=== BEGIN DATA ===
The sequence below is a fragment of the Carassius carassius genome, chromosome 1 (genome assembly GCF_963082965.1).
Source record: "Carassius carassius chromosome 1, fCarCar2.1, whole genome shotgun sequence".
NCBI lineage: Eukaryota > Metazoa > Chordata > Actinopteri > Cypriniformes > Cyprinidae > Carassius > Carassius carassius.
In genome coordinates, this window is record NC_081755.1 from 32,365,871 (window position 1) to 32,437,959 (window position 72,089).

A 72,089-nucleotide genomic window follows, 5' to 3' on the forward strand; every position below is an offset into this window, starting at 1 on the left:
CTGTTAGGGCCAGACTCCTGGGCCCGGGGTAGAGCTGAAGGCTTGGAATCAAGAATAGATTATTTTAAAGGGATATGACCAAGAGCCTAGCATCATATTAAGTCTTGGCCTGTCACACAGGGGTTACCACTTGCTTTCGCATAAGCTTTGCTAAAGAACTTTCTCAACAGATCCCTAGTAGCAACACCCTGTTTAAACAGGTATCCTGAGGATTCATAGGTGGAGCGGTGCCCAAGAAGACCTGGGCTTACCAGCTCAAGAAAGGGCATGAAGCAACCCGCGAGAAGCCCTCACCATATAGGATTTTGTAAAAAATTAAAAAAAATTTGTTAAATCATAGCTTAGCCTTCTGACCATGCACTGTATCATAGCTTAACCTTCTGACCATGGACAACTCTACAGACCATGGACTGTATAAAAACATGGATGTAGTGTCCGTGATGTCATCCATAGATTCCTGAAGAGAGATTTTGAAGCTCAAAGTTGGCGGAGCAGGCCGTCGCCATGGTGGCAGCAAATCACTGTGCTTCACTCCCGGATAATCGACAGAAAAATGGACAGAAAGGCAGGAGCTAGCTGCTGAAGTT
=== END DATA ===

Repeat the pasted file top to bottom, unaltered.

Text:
The sequence below is a fragment of the Carassius carassius genome, chromosome 1 (genome assembly GCF_963082965.1).
Source record: "Carassius carassius chromosome 1, fCarCar2.1, whole genome shotgun sequence".
NCBI lineage: Eukaryota > Metazoa > Chordata > Actinopteri > Cypriniformes > Cyprinidae > Carassius > Carassius carassius.
In genome coordinates, this window is record NC_081755.1 from 32,365,871 (window position 1) to 32,437,959 (window position 72,089).

A 72,089-nucleotide genomic window follows, 5' to 3' on the forward strand; every position below is an offset into this window, starting at 1 on the left:
CTGTTAGGGCCAGACTCCTGGGCCCGGGGTAGAGCTGAAGGCTTGGAATCAAGAATAGATTATTTTAAAGGGATATGACCAAGAGCCTAGCATCATATTAAGTCTTGGCCTGTCACACAGGGGTTACCACTTGCTTTCGCATAAGCTTTGCTAAAGAACTTTCTCAACAGATCCCTAGTAGCAACACCCTGTTTAAACAGGTATCCTGAGGATTCATAGGTGGAGCGGTGCCCAAGAAGACCTGGGCTTACCAGCTCAAGAAAGGGCATGAAGCAACCCGCGAGAAGCCCTCACCATATAGGATTTTGTAAAAAATTAAAAAAAATTTGTTAAATCATAGCTTAGCCTTCTGACCATGCACTGTATCATAGCTTAACCTTCTGACCATGGACAACTCTACAGACCATGGACTGTATAAAAACATGGATGTAGTGTCCGTGATGTCATCCATAGATTCCTGAAGAGAGATTTTGAAGCTCAAAGTTGGCGGAGCAGGCCGTCGCCATGGTGGCAGCAAATCACTGTGCTTCACTCCCGGATAATCGACAGAAAAATGGACAGAAAGGCAGGAGCTAGCTGCTGAAGTT